Early Career Fellow, IAS Warwick and Community Participation Officer, CRMC
How can drama benefit refugee and asylum-seeking communities?
Reem Doukmak has a PhD in Applied Linguistics and English Language Teaching from University of Warwick. Her thesis is titled ‘Introducing Drama to the English Classroom: Engagement in Research Interventions with Syrian Refugees’ where she worked with Syrian refugees in Turkey on using drama to support their teaching and learning practices.
Reem is a Syrian refugee who came to study at Warwick University via the Council for At Risk Academics. During her study, she set up STAR Conversation Club, which teaches refugees and asylum seekers English and life skills, helping them to integrate into the community. She was awarded the Outstanding Student Contribution Award to recognise her contribution to student and community life. Reem also works in Coventry Refugee and Migrant Centre in the Integration Project where she works to provide opportunities to newly arrived refugees to unlock their potentials and to establish connections with the local community through arts and social activities.
The three videos illustrate data from the current research. By capturing refugees and local community’s voices through interviews, questionnaires, self-produced textual and visual materials and performance, the research gives insights into what it is like to carry out research under Covid-19 and to bring to light questions of integration at times of uncertainties for refugee and host communities.
I felt I was opening up closed doors of creativity, culture and social life for myself, the artist and the participants. We were all in this together, each was doing their part in co-creating a new Coventry coming out of the pandemic. We just started connecting the dots. – Reem Doukmak
As a way to enhance her research impact, Reem is currently fundraising to support the Destitution Fund at Coventry Refugee and Migrant Centre. Reem believes that in order to support refugees access art and culture life, it important to meet their basic needs including food and housing. To help Reem meet her fundraising target, please donate here via gofundme.com.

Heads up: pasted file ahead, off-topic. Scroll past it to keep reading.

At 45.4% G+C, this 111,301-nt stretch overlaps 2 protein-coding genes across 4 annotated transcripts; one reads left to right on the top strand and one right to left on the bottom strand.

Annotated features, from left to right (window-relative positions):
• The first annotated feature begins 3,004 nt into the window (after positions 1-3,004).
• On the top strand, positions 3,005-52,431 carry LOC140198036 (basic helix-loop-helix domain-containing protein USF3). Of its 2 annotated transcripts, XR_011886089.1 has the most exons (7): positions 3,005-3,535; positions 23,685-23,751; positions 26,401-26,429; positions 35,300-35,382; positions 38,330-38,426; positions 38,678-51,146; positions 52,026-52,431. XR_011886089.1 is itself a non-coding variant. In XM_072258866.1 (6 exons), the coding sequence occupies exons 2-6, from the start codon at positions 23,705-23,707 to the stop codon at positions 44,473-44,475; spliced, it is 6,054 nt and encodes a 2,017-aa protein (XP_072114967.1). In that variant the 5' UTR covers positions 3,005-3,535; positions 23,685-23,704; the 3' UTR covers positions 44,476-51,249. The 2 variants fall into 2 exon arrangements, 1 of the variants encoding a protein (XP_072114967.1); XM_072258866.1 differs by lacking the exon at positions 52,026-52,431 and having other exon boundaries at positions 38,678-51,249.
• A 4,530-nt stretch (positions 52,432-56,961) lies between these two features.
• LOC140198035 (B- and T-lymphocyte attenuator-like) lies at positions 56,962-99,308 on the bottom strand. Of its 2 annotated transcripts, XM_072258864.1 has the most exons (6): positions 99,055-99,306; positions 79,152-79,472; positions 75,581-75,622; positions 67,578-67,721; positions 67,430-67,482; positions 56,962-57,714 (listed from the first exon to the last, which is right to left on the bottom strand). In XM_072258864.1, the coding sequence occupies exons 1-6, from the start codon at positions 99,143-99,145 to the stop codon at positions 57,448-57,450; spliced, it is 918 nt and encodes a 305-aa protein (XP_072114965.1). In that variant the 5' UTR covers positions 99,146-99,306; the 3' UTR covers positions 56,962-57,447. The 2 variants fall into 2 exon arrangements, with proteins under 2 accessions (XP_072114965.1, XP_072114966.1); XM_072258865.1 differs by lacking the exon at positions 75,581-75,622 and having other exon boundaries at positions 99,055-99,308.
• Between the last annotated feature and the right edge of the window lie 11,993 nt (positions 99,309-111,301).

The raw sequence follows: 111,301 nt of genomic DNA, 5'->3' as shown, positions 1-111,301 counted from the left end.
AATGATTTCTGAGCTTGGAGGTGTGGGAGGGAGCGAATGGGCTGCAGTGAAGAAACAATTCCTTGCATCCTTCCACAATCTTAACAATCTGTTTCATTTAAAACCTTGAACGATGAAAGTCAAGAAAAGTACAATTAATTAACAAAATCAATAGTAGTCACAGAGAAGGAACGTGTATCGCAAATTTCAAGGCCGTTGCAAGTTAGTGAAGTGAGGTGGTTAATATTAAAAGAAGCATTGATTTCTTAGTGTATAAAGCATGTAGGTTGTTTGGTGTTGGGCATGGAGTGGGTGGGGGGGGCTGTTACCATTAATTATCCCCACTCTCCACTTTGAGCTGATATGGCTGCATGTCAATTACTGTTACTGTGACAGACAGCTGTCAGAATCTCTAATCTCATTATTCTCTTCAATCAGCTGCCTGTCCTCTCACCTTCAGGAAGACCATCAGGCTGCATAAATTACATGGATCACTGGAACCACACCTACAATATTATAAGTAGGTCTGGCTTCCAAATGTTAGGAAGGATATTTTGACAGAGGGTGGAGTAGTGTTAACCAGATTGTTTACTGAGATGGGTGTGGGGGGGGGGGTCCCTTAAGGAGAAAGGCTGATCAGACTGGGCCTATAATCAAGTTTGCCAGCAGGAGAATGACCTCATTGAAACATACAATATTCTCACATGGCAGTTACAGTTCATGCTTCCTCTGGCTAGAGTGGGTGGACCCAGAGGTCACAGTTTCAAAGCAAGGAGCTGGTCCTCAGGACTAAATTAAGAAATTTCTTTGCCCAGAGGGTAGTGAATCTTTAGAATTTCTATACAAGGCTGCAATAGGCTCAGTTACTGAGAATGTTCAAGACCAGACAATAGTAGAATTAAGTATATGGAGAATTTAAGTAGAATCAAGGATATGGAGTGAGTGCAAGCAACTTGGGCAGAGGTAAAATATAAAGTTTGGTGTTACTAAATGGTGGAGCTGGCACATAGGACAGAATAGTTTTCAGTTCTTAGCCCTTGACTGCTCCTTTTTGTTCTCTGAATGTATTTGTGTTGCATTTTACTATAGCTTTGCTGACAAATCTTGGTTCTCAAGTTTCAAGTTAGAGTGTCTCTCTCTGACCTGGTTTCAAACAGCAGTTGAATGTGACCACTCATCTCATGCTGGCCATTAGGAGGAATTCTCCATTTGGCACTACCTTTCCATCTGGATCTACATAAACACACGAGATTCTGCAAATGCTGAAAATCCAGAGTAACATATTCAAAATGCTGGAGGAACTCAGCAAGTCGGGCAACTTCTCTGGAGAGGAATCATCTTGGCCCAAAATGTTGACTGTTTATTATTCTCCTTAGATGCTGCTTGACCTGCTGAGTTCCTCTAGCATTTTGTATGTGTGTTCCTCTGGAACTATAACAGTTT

Theatre maker, co-founder and Producer of Shoot Festival
The following film is in three parts: Chapter 1: The Home I Happened to be Born Into, Chapter 2: Our Constantly Changing World, and Chapter 3: A Loving Mother’s Hug.
Our process was a little bit different to the other Coventry Creates projects, for us the activity was feeding the research, rather than the other way round. Reem’s research focuses on how drama can benefit refugee and asylum-seeking communities as they reintegrate in the UK, so this was an opportunity for us both to explore working with members of these communities in a theatrical capacity.
I work as a theatre maker, creating and touring solo performances, so the chance to create work with, by and for a group of people other than myself was an exciting prospect for me. From the very start Reem and I wanted to ensure that the participants felt comfortable sharing their stories and that this was an opportunity to have their voices heard. My job here was to ensure that the final outcome came from them, rather than from me.
In a short process over just four online sessions, through a series of activities we generated a number of texts, collected a load of images and materials and shared stories. I then tried to piece together these texts into something which told a story that all four of the participants could share. Every sentence of the final outcome had been written by the person who says it. Each participant brought a unique writing style, from the humorous to the beautifully poetic. I have tried to capture all of this in the final outcome.
I think the story we have created together is one of hope, positivity and (what perhaps surprised me most) an overwhelming gratitude to the UK.
I feel in the UK we rarely hear this perspective, often brainwashed by the perceived negative aspects of immigration. The gratitude, hope and positivity that the group presented was, for me, a refreshing reminder of just how lucky I was to have been born where I was born, and how different my life might have been had I been born somewhere else.